Markets Today: A little less conversation
Titles for our Markets Today note are a great topic of conversation with colleagues and clients alike.
Last night at a work function I was given a few suggestions, some were odd, others were funny and there was also a few career limiting ones. In the end, for today I had to go with my colleague Sue Walker’s suggestion. “A little less conversation” was Elvis’ post mortem number one hit, and it helped him overtake the Beatles as the artist with most hits in the UK (18 vs17).
Last night Governor Lowe spoke at the RBA Board Dinner and similar to yesterday’s Statement his remarks were focused on the labour and housing markets. The Governor noted that the labour market’s conditions remain pretty soft and added that “we will want to see an improvement here before we can be confident that growth in the overall economy is strengthening”. As for the housing market he reiterated the Bank’s support for the need of additional strengthening in lending standards, but then he also said that other arms of policy need to do more in order to address housing supply issues (infrastructure, land release – and not mentioned, even immigration and/or foreign investment, none of which are RBA policy levers).
US equities have managed to end the day with modest gains while main European equity indices posted gains between 0.20% and 0.55%. After yesterday’s rally, US Treasury yields are a little bit higher across the curve with the 10y note currently trading at 2.363%, 3.5bps higher relative to Sydney’s closing levels.
The USD has been supported by the move higher in UST yields and is stronger against all G10 currencies barring JPY. That said with US equities closing in positive territory and 10Y UST edging higher later in the session we wouldn’t be surprise to see USD/JPY make some gains today.
Meanwhile the AUD and NZD are at the bottom of the pile, down 0.57% and 0.58% respectively. The move lower in the AUD was sparked by the RBA policy announcement yesterday afternoon. As expected the RBA left the cash rate unchanged, but the acknowledgement of a weaker labour market, together with clear stress on macro-prudential restraints were seen as an excuse to sell the AUD, even though earlier in the day the AUD had been boosted by better than expected trade data ($3.6bn surplus vs $1.6bn exp.). The technical break below 0.7580 was also factor weighing on the AUD, later on Governor’s remarks did little to arrest the slide with pair trading to a low of 0.7548 about two hours after he spoke. This morning the AUD has regained a little bit of ground and it has settled just above 0.7560.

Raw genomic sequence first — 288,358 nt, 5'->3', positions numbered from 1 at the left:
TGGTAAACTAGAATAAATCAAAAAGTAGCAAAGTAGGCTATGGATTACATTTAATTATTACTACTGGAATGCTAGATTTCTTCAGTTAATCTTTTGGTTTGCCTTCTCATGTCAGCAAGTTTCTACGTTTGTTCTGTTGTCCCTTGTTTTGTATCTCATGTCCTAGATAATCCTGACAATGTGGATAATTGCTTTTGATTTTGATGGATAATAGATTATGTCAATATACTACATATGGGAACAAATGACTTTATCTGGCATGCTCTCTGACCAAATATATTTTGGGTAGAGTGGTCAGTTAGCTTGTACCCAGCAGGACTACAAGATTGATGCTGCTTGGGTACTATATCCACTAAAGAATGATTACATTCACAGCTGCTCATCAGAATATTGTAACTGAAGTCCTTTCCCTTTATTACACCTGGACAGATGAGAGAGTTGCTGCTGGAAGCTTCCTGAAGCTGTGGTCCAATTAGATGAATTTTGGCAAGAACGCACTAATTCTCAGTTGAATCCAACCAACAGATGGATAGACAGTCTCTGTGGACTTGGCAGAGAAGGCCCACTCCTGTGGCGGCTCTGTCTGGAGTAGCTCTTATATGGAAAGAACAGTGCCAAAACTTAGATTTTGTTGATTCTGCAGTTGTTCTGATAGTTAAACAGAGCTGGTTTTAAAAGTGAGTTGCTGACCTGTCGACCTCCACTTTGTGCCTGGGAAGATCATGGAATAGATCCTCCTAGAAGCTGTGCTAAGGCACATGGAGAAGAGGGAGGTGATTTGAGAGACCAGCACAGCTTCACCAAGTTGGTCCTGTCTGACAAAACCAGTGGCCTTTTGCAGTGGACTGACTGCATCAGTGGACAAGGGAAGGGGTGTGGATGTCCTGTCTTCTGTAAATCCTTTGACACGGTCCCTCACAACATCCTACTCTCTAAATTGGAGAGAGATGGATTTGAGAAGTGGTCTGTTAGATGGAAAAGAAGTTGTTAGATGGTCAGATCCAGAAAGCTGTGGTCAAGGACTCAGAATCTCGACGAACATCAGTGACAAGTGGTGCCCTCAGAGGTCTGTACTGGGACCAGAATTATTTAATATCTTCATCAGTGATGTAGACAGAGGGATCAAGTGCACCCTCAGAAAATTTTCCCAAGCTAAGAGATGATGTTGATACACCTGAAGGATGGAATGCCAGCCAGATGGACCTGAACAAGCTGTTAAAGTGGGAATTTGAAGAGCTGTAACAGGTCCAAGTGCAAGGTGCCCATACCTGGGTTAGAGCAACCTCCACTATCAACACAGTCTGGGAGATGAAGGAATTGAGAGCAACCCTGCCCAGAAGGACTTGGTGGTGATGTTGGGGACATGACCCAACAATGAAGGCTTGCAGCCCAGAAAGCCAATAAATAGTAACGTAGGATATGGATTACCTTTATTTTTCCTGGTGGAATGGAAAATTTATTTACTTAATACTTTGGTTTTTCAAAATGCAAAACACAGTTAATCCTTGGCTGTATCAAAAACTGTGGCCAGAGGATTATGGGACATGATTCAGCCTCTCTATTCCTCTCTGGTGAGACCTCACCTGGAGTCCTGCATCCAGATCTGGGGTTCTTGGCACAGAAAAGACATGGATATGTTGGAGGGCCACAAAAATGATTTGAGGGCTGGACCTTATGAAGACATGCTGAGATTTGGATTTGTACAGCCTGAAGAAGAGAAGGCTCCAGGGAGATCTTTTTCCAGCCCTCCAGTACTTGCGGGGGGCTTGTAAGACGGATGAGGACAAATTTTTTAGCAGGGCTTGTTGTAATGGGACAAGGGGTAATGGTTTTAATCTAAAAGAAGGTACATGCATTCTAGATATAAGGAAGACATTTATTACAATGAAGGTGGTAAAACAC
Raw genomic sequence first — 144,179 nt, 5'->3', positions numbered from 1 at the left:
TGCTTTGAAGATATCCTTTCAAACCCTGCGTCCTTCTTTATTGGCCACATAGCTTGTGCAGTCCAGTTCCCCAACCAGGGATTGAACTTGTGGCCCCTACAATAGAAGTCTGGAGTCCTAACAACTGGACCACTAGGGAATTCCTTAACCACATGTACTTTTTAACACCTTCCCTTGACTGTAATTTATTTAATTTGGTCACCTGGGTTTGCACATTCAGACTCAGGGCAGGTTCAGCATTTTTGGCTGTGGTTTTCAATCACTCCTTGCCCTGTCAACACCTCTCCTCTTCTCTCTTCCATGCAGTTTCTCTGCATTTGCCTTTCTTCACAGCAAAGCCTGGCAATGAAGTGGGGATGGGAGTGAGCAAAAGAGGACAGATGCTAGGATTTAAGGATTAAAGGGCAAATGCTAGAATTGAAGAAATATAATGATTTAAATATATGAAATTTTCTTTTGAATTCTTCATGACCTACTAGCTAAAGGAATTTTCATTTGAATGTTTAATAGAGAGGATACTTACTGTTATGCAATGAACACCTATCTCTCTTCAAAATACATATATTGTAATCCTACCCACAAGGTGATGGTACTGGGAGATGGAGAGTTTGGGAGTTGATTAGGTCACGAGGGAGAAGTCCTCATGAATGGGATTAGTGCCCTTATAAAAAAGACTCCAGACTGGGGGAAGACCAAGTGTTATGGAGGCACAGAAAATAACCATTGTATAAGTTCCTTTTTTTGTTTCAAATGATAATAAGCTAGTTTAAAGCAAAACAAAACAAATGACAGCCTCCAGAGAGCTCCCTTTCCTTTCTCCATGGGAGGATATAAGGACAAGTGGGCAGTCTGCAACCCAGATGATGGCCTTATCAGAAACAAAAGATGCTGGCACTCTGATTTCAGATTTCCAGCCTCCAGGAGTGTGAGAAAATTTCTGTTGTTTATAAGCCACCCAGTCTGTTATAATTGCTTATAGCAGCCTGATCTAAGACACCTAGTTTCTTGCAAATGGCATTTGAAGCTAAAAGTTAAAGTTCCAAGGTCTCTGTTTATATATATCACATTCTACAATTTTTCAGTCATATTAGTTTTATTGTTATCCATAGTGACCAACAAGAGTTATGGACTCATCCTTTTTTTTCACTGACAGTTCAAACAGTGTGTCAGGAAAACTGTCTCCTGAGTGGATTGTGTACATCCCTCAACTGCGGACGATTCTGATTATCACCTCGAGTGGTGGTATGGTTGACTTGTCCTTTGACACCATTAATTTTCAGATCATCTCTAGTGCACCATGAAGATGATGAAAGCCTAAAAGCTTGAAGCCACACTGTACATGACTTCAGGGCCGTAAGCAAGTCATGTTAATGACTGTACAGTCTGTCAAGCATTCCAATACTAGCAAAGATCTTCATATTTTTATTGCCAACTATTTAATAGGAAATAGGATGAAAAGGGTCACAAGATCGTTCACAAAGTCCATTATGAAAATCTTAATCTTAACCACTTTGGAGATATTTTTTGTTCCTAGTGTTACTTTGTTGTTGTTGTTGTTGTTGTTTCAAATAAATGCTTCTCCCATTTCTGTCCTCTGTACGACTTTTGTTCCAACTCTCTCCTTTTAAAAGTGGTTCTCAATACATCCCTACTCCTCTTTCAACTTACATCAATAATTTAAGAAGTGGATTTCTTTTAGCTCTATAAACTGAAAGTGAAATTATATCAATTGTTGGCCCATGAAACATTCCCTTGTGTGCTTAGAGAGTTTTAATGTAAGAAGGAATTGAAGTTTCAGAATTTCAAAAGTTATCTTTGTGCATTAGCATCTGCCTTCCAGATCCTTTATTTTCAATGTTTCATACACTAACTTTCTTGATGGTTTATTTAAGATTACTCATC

The NZD underperformance has been a bit more puzzling, yesterday the QSBO survey was strong and overnight the GDT dairy auction was better than expected. The price index climbed 1.6% against expectations of a small decline. NZD is currently not trading on fundamentals and is probably suffering a bit of AUD weakness contagion.
As for commodities, oil prices have edged closed to 2% seemingly boosted by a Bloomberg survey suggesting US crude supplies probably fell by 150k barrels last week, (the EIA report is out tonight). Iron ore, copper and gold are little change while met. coal is the outstanding performer, up 10.3% amid supply disruption in Australia following cyclone Debbie.
Data releases were largely ignored last night. The March UK construction PMI was a little bit weaker (52.2 vs. 52.5 exp.) and EZ retail sales for February a touch stronger (0.7% vs. 0.5% exp.). The US trade gap for February narrowed a little further than consensus to $43.6bn vs 48.5bn in January.
Services PMIs is the theme for the day. In Australia we get the AiG Performance Services index, then the Nikkei Services PMI is out in Japan and later today the UK, Eurozone (final) and Germany (final) also publish their readings for March. The US releases its non-manufacturing ISM and ahead of payrolls on Friday, the ADP report is also out tonight. RBA Heath speaks at a Bloomberg event in Sydney and early tomorrow morning the Fed publishes the Minutes from its March meeting.
Of all these surveys out today the UK and US are probably the most important ones. Services is the biggest sector in the UK economy and although the market is looking for an unchanged print of 53.3, the cooling in the latest manufacturing and construction PMIs suggest there is downside risk to today’s release.
As for the non-manufacturing ISM, although still at elevated levels, the market is looking for a small pull back. In February the headline number printed at 57.6 and expectations are for a 57.0 outcome in March. The employment index is also going to be important and in February it printed at 55.2.
The correlation between the ADP report and non-farm paryolls has improved in recent years and for this week the market is looking for both the ADP and non-farm payrolls to print below the strong numbers delivered in February. 190k are expected for ADP (250k prev.) and 175k for payrolls (235k). A big ADP miss will undoubtedly affect market expectations for non-farm payrolls on Friday.
In spite of the overabundance of Fed speakers since the March 14-15 FOMC meeting, the Minutes are still likely to gather a fair bit of market’s attention. The market will be on the lookout for any clues on the Fed’s Balance sheet unwind strategy as well as any signs that might reflect a bias for a faster approach to lifting the funds rate.
On global stock markets, the S&P 500 was +0.06%. Bond markets saw US 10-years +4.12bp to 2.36%. In commodities, Brent crude oil +2.03% to $54.2, gold+0.3% to $1,254, iron ore +0.1% to $79.45, steam coal +0.3% to $89.75, met.coal +10.3% to $215.00. AUD is at 0.7564 and the range since yesterday 5pm Sydney time is 0.7545 to 0.7615.
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